So Hillary Clinton is running for president

The Internet exploded with comments the moment Hillary dropped her announcement video like a hot, new record. 

Of course, many people are concerned that this iteration of Clinton’s politics is not new, but rather plays more like a broken — or perhaps stale — record. You know, kind of like that collection of three songs that is on every station all the time. (“Jealous” by Nick Jonas comes to mind.) Whether it’s the logo or the last name Clinton, there has been and will continue to be pushback against the current front runner’s candidacy.

One of the main knocks against Clinton’s candidacy from some is the claim that her inevitability represents a “coronation.” Yes, there is something uncomfortable about a possible Bush vs. Clinton general election in 2016, since the United States rejects the notion of hereditary political power and instead values hard work. But despite the fact that her husband has already held this office, the former Secretary of State’s possible ascension to the presidency doesn’t create a political dynasty. She was not born to be president. She bided her time, serving alongside her husband in various capacities before building her own political career. The success of Clinton’s career and brand reflect not hereditary achievement, but one of a powerful partnership.

Furthermore, to say that this announcement is the beginning of a victory lap with a coronation at the end is not just melodramatic, but objectively ignores the political realities of this nation. The United States was not ready for a woman politician with presidential chops in the 1980s and 1990s and 2000s. We have never elected a woman president, nor a president whose spouse was also president. This is uncharted territory for the entire nation, and therefore the furthest thing from a forgone conclusion.

Another common criticism of Clinton is that she’s politically calculated. And I won’t lie, the announcement video seems like a Bravo TV show making money off of product placement. The first thirty seconds are one giant checklist. Woman of color? Check. Interracial couple? Check. Queer men saying one sentence about marriage? Check. Audible Spanish? Check. Barely visible queer women looking cute? Check. Working class man? Check. One after another, the video acknowledged and centered the coalition that makes up the emerging faces of the Democratic party. It’s a video generated directly from a focus group comprised of voters that should lead the Democrats to victory. And it worked. Twitter Data reported that Hillary’s name was used 420,000 times in 2.5 hours following her announcement, while Facebook showed 10 million interactions with the announcement post in 24 hours, more than both Ted Cruz and Rand Paul combined.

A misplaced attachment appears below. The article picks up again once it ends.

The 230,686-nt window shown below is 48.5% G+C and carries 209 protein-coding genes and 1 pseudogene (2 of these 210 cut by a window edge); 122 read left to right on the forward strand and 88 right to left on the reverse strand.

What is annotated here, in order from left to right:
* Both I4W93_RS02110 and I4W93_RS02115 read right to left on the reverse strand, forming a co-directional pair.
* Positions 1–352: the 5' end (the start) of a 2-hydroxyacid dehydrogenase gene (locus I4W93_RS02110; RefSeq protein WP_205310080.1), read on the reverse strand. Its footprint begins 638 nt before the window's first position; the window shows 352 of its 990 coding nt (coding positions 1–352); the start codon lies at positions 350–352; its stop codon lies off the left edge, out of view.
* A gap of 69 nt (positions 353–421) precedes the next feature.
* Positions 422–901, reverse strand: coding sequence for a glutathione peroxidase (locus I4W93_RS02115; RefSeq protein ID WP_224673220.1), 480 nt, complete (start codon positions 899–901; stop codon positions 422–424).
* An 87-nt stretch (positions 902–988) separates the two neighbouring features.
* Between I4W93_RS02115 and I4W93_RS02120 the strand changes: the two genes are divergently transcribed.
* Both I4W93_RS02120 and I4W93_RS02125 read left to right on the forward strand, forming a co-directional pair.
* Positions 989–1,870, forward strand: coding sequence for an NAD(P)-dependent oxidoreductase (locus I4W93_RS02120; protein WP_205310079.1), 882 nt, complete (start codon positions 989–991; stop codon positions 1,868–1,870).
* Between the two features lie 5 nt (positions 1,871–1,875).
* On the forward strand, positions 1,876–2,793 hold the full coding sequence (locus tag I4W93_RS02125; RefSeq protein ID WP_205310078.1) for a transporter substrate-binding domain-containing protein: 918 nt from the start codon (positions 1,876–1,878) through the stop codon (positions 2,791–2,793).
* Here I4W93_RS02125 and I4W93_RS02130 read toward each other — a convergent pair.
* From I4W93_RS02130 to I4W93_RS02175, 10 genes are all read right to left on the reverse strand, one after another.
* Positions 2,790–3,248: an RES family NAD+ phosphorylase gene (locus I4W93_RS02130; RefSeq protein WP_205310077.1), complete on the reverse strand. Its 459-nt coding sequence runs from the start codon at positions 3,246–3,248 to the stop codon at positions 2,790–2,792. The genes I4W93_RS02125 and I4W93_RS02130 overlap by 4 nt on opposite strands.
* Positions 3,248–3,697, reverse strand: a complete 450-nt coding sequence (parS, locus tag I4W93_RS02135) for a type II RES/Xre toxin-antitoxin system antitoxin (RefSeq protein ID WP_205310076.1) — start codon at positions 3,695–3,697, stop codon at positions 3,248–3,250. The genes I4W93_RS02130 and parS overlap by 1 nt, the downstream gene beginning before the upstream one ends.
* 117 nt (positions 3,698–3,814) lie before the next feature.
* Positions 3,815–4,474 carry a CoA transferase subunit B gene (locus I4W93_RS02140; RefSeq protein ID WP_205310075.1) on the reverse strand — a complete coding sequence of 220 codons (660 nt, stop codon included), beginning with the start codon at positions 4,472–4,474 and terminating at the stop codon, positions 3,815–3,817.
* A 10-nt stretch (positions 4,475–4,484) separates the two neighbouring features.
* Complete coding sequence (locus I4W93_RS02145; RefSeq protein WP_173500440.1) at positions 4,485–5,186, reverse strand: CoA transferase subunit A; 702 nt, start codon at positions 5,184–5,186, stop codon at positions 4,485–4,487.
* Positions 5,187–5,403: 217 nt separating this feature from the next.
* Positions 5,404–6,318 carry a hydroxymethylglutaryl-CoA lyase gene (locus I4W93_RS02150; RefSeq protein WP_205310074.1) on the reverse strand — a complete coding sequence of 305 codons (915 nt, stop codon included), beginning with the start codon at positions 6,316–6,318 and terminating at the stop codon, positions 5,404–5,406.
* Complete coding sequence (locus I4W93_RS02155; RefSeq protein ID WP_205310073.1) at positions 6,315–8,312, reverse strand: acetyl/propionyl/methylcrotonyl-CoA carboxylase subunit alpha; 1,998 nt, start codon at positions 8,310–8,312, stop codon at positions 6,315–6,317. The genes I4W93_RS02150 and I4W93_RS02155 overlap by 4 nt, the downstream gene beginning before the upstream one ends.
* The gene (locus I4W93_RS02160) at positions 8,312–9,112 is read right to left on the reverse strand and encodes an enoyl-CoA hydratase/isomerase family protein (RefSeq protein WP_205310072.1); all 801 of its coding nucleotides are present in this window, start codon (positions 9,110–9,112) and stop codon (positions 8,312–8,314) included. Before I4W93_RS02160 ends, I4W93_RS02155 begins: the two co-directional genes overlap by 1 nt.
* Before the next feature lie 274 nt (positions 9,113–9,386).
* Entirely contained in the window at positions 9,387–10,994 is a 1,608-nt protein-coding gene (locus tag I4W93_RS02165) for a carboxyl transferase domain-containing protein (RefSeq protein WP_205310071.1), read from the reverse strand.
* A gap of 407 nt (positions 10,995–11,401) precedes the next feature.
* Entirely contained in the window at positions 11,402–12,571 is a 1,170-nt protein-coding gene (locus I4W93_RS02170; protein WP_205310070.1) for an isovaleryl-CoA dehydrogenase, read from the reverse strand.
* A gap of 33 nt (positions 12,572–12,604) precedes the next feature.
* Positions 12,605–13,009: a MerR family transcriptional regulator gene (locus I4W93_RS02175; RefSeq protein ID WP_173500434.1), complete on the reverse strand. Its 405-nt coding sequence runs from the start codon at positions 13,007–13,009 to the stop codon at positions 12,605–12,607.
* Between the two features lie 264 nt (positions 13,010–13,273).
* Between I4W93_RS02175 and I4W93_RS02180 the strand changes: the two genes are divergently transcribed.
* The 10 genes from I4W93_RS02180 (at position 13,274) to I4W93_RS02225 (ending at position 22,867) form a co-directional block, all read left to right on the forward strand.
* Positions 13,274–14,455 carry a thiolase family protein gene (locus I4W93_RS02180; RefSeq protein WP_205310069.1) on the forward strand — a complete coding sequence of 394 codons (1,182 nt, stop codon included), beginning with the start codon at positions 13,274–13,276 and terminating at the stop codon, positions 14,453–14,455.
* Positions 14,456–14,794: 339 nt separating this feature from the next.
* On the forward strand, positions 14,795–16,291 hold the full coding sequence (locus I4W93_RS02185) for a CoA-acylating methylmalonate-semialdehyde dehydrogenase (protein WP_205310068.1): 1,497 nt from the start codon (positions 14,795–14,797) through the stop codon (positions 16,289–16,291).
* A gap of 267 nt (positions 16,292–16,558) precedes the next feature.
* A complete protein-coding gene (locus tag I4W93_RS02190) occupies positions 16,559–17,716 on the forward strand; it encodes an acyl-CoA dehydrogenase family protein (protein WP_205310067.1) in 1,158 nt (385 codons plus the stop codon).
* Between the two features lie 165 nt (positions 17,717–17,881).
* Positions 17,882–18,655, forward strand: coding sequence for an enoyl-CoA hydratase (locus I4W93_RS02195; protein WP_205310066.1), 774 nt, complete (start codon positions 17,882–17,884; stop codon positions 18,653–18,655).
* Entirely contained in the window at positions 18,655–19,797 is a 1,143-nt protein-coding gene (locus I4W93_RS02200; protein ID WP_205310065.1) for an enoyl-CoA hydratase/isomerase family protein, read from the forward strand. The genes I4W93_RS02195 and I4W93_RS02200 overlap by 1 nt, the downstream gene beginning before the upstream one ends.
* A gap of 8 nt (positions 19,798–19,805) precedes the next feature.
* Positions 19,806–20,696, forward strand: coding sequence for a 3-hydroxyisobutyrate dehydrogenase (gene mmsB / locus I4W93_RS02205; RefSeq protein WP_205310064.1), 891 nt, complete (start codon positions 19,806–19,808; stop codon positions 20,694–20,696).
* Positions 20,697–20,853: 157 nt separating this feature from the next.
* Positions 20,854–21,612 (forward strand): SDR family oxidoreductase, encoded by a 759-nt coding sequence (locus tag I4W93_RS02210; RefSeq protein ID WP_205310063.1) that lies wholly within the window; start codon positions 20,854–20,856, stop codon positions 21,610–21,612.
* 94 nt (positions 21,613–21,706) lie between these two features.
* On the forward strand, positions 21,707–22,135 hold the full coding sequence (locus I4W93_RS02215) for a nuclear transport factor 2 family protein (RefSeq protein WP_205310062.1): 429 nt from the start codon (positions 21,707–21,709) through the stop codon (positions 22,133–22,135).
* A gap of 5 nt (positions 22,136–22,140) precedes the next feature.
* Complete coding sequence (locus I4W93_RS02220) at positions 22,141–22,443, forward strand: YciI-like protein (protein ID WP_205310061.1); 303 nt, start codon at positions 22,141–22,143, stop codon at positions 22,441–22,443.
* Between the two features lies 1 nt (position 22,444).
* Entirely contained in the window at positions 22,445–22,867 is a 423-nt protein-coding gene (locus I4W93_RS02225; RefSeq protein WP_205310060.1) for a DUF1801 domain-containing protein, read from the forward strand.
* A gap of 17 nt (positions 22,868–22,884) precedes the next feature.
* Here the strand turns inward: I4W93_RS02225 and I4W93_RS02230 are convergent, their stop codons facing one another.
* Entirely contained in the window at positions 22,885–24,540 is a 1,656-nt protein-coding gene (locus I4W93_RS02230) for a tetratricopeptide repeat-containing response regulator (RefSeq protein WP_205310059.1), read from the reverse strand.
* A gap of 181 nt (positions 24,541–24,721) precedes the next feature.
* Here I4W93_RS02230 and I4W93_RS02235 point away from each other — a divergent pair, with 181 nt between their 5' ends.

While Clinton is a conventional candidate with more political savvy and gumption than many — and I don’t trust her as far as I can throw her — I am curious and intrigued. Hillary has a long history, which means plenty of skeletons, including voting for the war in Iraq, the decried defense of an alleged rapist, and a complicated history with mass incarceration and drug penalties. Though she is a woman, her history and issue positions leave plenty for feminists to debate in the coming months. And if 2016 is anything like 2008, we’ll have lots to cover in our Hillary Sexism Watch.

I am sure Clinton will be challenged by everyone on her current and past positions, as she should be. I’m eager to see how she will appeal to the coalition she represented in her video, when that has not historically been the group with which she has been associated. I also fundamentally believe that people can change their minds and develop more nuanced positions. This is not 1996 or 2008. Our political landscape has changed dramatically, and it looks like Hillary’s direction may be in line with the changes on the left.

Personally, I’m kind of just excited for the return of the memes.

Header Image Credit: Innov8tiv


Katie Barnes (they/them/their) is a pop-culture obsessed activist and writer. While at St. Olaf College studying History and (oddly) Russian (among other things), Katie fell in love with politics, and doing the hard work in the hard places. A retired fanfiction writer, Katie now actually enjoys writing with their name attached. Katie actually loves cornfields, and thinks there is nothing better than a summer night's drive through the Indiana countryside. They love basketball and are a huge fan of the UConn women's team. When not fighting the good fight, you can usually find Katie watching sports, writing, or reading a good book.

Katie Barnes is a pop-culture obsessed activist and writer.

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